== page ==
Puri draws fewer tourists on new year day

Puri: Unlike past years, the buzz was missing on New Year day this time in this sea-side pilgrim town due to reduced inflow of tourists. Compared to previous years, the number of people visiting the sea side resort was much less, a tour operator said. Though pilgrims visit the famous Shri Jagannath temple here round the year, at least on five to six occasions including the New Year day when the tourists make the town brim with their number.

Holding the government, hoteliers, temple priests and local businessmen responsible for reduced turn out, an old timer said safety and security paramount to the tourists who set out on jaunt was gradually diminishing here. While greedy hoteliers charge exorbitant price or falsely claim that all the rooms have been booked in advance through internet booking, temple priests extract money from pilgrims in the name of the Lord.

Often reported death incidents while taking bath in the sea and lack of security on the beach appeared to have dissuaded the New Year revellers to the golden beach, said a tourist from Madhya Pradesh. Besides, unlike previous years, Railways had not run any special train to the town to enable the tourists reach here and back. It played a major role in curtailing the inflow of tourists this year, said S Jena, who runs a travel agency.

As a result majority of hoteliers in the town suffered loss as many rooms in the hotels remained vacant. "Many hotels in the town are now almost empty as the rooms are vacant there and the owners are regretting for turning away those who contacted them for reservation", said another tour operator. Besides, he said, flow of pilgrims from within the state also thinned down in view of alleged mismanagement by the district administration to provide them facility in the town. Another senior priest Jagannath Swain Mohapatra alleged that there was largescale mismanagement on the part of the district administration while controlling the crowd on the Grand Road on Sunday.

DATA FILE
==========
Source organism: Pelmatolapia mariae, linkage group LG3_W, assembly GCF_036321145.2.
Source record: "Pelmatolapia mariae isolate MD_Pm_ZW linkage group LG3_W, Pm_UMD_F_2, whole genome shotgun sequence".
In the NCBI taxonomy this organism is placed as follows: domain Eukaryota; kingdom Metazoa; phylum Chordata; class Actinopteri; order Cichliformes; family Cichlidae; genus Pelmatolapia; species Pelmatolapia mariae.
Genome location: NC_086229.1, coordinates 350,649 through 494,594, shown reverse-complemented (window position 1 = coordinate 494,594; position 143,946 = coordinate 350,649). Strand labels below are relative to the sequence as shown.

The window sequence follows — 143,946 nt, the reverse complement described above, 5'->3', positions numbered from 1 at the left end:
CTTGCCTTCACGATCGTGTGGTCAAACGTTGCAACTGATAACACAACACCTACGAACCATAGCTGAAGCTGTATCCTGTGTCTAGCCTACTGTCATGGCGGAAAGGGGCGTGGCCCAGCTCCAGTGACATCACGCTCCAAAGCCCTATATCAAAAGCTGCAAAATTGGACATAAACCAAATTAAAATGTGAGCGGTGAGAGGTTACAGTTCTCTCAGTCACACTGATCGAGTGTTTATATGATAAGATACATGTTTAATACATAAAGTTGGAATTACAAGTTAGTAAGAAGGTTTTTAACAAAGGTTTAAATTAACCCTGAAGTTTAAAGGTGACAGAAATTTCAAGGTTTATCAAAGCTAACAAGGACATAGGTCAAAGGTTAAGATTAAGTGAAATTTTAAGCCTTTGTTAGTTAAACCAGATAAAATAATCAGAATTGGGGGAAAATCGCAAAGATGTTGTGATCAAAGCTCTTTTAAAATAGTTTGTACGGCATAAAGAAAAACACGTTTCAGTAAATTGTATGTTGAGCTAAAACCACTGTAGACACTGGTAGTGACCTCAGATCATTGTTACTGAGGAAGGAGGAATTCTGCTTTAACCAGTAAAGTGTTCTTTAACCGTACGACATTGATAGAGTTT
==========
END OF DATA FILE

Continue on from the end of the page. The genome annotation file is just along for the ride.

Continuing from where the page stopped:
The district administration did not discuss the measures to be initiated to enable the pilgrims for smooth `darshan` of the deities and the devotees faced untold misery on long queues for hours together. "As the temple door needs to be shut from time to time for performing different rituals, the devotees are required to wait for their turn in the queue for hours. Keeping this in view, the administration should have made necessary arrangements", he said. Swain Mohapatra`s observations assumed significance as a devotee died while waiting in the long queue and two others were injured in separate incidents in the pilgrim town on the New Year day.